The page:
CHIN, Chee Jia (Julia)
Mentor: CROOKS, Gay
Chee Jia Chin received her B.S in Molecular, Cell and Developmental Biology from UCLA in 2009. During undergraduate, she worked in Dr. Amander Clark’s lab and her research involved the use of human embryonic stem cells to understand germ cell formation. Upon graduation, Chee Jia pursued her M.S. in Bioscience in Dr. Jasmeen Merzaban’s lab at King Abdullah University of Science and Technology, Saudi Arabia, an international graduate institute dedicated to interdisciplinary research. In summer of 2010, Chee Jia entered the ACCESS program and she has now transitioned into Dr Gay Crooks’ lab. She is currently working on the formation of hematopoietic niche from human pluripotent stem cells.
Mentor: RAO, Dinesh
Jorge Contreras is currently a second year graduate student in UCLA's Cellular and Molecular Pathology department, while making time for his great wife Teri and beautiful daughter Valeria. He recently graduated from California State University Dominguez Hills (CSUDH) with a B.S. in biology. While at CSUDH, Jorge worked in Dr. Helen Chun's lab attempting to find the mechanism by which Ataxia Telangectasia Mutated is inactivated. He is a past MBRS-RISE and MARC-USTAR scholar, which allowed him the opportunity to attend national minority research conferences such as ABRCMS and SACNAS. Currently, he is researching the micro RNA mir146 in conjunction with oncogenes to elucidate the role of micro RNA's in oncogenesis.
Mentor: DAWSON, David
Katie received her B.S. in Cellular and Molecular Biology from Santa Clara University in 2010. At SCU, she studied the non-templated nucleotide addition properties of DNA polymerases in the lab of Dr. Angel Islas. Katie then worked as a research associate in the Immunology group at Stanford Research Institute International before joining the ACCESS program in the fall of 2012. She joined David Dawson’s laboratory and is studying the role of the Wnt pathway in pancreatic cancer.
Mentor: BAUM, Linda
Brian McMorran received his B.S. in Physiological Science from the University of Arizona in 2010. After completion of his undergraduate studies, Brian pursued a M.S. in Biomedical Engineering with an emphasis on Tissue Engineering at the UCLA Henry Samueli School of Engineering and Applied Sciences. Brian performed his M.S. research work in Dr. Linda Baum’s lab where he characterized muscle-specific adhesion-complex glycosylation in murine myoblasts as well as changes in glycosylation resulting from differentiation of myoblasts into myotubes. After joining the ACCESS program in fall 2012, Brian ultimately decided to return to Dr. Baum’s lab for his doctoral work. His doctoral work will focus on characterizing human muscle cell glycosylation, as well as clinical applications for related muscular dystrophies.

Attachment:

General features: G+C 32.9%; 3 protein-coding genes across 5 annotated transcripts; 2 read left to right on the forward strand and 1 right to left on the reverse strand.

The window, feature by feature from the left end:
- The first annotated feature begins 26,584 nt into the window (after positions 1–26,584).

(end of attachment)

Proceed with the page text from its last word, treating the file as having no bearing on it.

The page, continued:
Mentor: REED, Elaine
Sahar Salehi received her B.S. in Microbiology, Immunology, & Molecular Genetics from UCLA in 2010. As an undergraduate researcher, she focused on elucidating mutagenic mechanisms of chemotherapy drugs. After graduation, she spent a year in the immunology-based laboratory of Dr. Kathleen Kelly as a research associate where she was involved in a novel project studying the potential use of an engineered vault nanoparticle as a vaccine delivery system for Chlamydia. In the fall of 2011, Sahar joined the ACCESS program at UCLA and after completing the first year of coursework and rotations, she joined Dr. Elaine Reed’s lab where she is currently studying the role of the mTOR pathway in HLA-antibody-mediated leukocyte recruitment.
Mentor: CROOKS, Gay
Chris Seet received his B.A. in Biological Science from the University of Chicago, where he joined the lab of Dr. Barbara Kee investigating transcriptional regulation of B lymphocyte development. He returned home to Australia and received his M.D. with Honors from the University of Sydney, completing Honors research in the lab of Prof. Tony Basten investigating molecular mechanisms of B cell self-tolerance. He returned to the US and completed internship and residency at Loyola University Medical Center in Chicago where, as a Resident Research Scholar, he conducted research in the lab of Dr. Jiwang Zhang investigating growth factor signaling in leukemia stem cell development and function. He is currently a fellow in the Division of Hematology/Oncology at UCLA with a special interest in hematological malignancies. As a STAR fellow in the lab of Dr. Gay Crooks, he is pursuing a combined clinical fellowship and basic science Ph.D., with a research focus on the molecular regulation of human hematopoietic stem and progenitor cell development.
Mentor: SINGH, Ram Raj
Cynthia Tran received her B.S. in Biology from Wesleyan College in 2010. During her undergraduate years, she did a summer internship in Dr. Elizabeta Nemeth?s lab at UCLA School of Medicine to study the role of BMP6 in iron metabolism. In 2010, she joined ACCESS program at UCLA and completed three rotations in three different stem cell labs. Currently, Cynthia is working on identifying molecular defects of mesenchymal stem cells in autoimmune disease models.
Mentor: TONTONOZ, Peter
Jiexin Wang received her M.D. from School of Medicine, Zhejiang University in China in 2010. After graduation, she joined the ACCESS Program at UCLA in the fall of 2010. Upon completing the first year of the ACCESS coursework and rotations, she joined Dr. Peter Tontonoz's lab where she is currently studying the regulation of adipogenesis.